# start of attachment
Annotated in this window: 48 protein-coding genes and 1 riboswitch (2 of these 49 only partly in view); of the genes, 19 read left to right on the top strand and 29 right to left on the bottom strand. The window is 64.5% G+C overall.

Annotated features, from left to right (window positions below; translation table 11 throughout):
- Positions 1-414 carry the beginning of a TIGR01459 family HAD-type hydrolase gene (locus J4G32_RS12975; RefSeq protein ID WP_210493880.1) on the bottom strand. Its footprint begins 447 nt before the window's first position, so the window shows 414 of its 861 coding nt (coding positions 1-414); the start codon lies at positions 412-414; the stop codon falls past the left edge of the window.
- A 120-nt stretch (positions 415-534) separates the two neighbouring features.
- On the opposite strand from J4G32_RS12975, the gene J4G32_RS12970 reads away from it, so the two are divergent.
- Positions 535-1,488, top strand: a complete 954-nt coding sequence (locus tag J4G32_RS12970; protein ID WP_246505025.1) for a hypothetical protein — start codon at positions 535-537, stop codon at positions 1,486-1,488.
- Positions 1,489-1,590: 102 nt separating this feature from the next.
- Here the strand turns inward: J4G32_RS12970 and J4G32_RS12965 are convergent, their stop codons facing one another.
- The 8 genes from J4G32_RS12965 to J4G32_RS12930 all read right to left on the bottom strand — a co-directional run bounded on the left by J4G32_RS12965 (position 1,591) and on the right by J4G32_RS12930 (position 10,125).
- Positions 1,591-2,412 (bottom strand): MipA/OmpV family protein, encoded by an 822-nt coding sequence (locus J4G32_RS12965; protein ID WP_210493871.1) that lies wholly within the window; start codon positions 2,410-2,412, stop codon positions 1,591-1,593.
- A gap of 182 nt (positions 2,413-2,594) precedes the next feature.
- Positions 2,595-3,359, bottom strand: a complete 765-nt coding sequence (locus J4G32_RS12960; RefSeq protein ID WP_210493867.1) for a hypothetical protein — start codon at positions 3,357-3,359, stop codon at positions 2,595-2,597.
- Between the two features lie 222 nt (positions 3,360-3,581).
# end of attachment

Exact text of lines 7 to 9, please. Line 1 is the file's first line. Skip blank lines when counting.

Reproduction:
- Positions 1,489-1,590: 102 nt separating this feature from the next.
- Here the strand turns inward: J4G32_RS12970 and J4G32_RS12965 are convergent, their stop codons facing one another.
- The 8 genes from J4G32_RS12965 to J4G32_RS12930 all read right to left on the bottom strand — a co-directional run bounded on the left by J4G32_RS12965 (position 1,591) and on the right by J4G32_RS12930 (position 10,125).